Assessment of waste oyster shells and coal mine drainage sludge for the stabilization of As-, Pb-, and Cu-contaminated soil

Deok Hyun Moon, Kyung Hoon Cheong, Agamemnon Koutsospyros, Yoon Young Chang, Seunghun Hyun, Yong Sik Ok, Jeong Hun Park

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12 Citations (Scopus)


A novel treatment mix was designed for the simultaneous immobilization of As, Cu, and Pb in contaminated soils using natural (waste oyster shells (WOS)) and industrial (coal mine drainage sludge (CMDS)) waste materials. The treatments were conducted using the standard U.S. sieve size no. 20 (0.85 mm) calcined oyster shells (COS) and CMDS materials with a curing time of 1 and 28 days. The As immobilization treatments were evaluated using the 1-N HCl extraction fluid, whereas the Pb and Cu immobilization treatments were evaluated using the 0.1-N HCl extraction fluid based on the Korean leaching standards. The treatment results showed that the immobilization of As, Cu, and Pb was best achieved using a combination mix of 10 wt% COS and 10 wt% CMDS. This treatment mix was highly effective leading to superior leachability reductions for all three target contaminants (>93 % for As and >99 % for Cu and Pb) for a curing period of 28 days. The X-ray absorption near-edge structure (XANES) results showed that As was present in the form of As(V) in the control sample and that no changes in As speciation were observed following the COS-CMDS treatments. The scanning electron microscopy (SEM)-energy dispersive X-ray spectroscopy (EDX) sample treated with 10 wt% COS and 10 wt% CMDS indicated that As immobilization may be associated with the formation of Ca–As and Fe–As precipitates while Pb and Cu immobilization was most probably linked to calcium silicate hydrates (CSHs) and calcium aluminum hydrates (CAHs).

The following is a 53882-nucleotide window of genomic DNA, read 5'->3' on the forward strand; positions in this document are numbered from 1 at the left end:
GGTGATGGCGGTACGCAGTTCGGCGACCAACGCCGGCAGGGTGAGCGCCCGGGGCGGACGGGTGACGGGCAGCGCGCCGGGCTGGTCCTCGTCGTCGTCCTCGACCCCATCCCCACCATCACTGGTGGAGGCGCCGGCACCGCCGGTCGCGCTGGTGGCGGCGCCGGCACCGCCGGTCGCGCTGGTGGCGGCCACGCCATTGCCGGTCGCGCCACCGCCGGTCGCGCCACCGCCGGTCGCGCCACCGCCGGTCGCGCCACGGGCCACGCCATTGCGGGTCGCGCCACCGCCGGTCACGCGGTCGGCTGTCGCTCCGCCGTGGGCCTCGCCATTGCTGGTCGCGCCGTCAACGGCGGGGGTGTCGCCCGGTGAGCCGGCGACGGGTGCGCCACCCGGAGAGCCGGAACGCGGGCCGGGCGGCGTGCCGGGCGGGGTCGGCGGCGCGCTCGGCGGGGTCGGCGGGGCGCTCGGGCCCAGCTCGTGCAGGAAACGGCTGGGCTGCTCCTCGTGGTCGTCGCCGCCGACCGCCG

Original languageEnglish
Pages (from-to)2362-2370
Number of pages9
JournalEnvironmental Science and Pollution Research
Issue number3
Publication statusPublished - 2016 Feb 1



  • As
  • Calcined oyster shell
  • Coal mine drainage sludge
  • Heavy metals
  • Immobilization

ASJC Scopus subject areas

  • Environmental Chemistry
  • Health, Toxicology and Mutagenesis
  • Pollution

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